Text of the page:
A capital asset generally is something that you own as an investment but can also be something that you hold as a personal item or even an intangible property. Capital assets range from anything from stocks and bonds, real estate, property, artwork, and even intellectual assets. Anything that you sell, exchange, trade, or barter is subject to tax upon the transaction which transfers title of that asset to someone else, or other entity.
Capital assets include property such as your home or car, as well as investment property, such as stocks and bonds.
Gains and Losses
A capital gain or loss is the difference between your cost, or basis, and the amount you exchange an asset.
Your basis is usually what you paid for the asset, but with some assets which are depreciable, adjusted for any depreciation that was taken, or should have been taken against the asset while you owned it.
Net Investment Income Tax
You must include all capital gains in your income and you may be subject to the Net Investment Income Tax (NII).
This tax applies to the net investment income of individuals, estates and trusts that have income above statutory threshold amounts. The NII tax rate is 3.8 percent over and above any other taxes you may have to pay.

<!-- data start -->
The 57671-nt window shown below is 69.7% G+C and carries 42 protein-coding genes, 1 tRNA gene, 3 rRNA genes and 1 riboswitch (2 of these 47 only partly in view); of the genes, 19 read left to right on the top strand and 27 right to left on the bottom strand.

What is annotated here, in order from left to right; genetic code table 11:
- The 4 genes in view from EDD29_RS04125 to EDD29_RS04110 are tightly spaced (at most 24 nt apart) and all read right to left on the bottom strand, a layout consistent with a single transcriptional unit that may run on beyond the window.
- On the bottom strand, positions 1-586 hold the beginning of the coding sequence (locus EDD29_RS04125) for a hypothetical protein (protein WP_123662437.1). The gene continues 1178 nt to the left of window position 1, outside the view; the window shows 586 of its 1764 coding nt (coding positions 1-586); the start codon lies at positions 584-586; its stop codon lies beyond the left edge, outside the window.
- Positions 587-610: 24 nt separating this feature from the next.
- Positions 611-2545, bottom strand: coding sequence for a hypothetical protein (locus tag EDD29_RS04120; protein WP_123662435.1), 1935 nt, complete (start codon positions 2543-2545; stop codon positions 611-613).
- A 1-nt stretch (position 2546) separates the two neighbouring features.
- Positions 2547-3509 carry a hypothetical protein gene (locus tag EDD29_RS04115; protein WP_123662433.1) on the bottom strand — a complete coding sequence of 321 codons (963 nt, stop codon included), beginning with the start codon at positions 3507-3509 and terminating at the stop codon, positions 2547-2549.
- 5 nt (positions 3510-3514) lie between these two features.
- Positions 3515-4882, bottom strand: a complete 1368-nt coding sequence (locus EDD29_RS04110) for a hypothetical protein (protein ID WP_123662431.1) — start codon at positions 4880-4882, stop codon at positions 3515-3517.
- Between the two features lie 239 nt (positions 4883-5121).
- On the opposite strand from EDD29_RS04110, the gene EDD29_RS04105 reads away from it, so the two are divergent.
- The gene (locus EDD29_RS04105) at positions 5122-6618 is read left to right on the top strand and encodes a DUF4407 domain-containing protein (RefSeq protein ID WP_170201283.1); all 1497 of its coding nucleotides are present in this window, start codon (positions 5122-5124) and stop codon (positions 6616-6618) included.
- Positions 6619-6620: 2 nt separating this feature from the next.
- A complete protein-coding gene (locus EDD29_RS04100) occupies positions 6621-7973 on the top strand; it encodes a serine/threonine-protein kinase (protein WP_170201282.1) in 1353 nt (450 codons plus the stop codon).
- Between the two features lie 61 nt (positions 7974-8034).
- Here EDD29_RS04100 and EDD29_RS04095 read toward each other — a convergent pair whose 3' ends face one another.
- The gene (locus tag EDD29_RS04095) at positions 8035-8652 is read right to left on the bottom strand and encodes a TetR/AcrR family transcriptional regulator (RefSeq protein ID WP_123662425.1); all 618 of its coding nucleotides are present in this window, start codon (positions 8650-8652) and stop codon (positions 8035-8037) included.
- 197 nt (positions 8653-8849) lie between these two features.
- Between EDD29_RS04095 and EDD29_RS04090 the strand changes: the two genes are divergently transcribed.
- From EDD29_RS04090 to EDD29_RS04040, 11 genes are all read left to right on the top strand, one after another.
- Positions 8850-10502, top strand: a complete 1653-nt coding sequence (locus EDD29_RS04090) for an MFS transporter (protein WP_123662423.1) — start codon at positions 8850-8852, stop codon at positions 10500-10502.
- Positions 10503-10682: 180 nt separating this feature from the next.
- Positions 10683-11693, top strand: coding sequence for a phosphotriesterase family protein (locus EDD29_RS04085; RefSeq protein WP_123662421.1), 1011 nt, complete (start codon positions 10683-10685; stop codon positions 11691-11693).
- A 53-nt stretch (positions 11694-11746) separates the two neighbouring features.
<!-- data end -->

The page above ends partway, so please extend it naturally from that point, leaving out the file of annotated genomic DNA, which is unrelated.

You may be able to deduct capital losses on the sale of investment property.
You cannot deduct losses on the sale of property that you hold for personal use.
Long and Short Term Capital Gains
Capital gains and losses are either long-term or short-term, depending on how long you held the property. If you held the property for more than one year, your gain or loss is long-term. If you held it one year or less, the gain or loss is short-term.
Net Capital Gain
Should your long-term gains be more than your long-term losses, the difference between the two is a net long-term capital gain. If your net long-term capital gain is more than your net short-term capital loss, you have a net capital gain.
Depending upon your overall income, the maximum net capital gain tax rate is 20 percent, however, for most taxpayers a zero or 15 percent rate will apply.
A 25 or 28 percent tax rate can also apply to certain types of net capital gains.
Limit on Losses
If your capital losses are more than your capital gains, you can deduct the difference as a loss on your tax return up to $3,000 per year, or $1,500 if you are married and file a separate return.
If your total net capital loss is more than the limit you can deduct, you will need to carry over the excess losses you are not able to deduct to next year’s tax return. You will treat those losses as if they happened in that next year.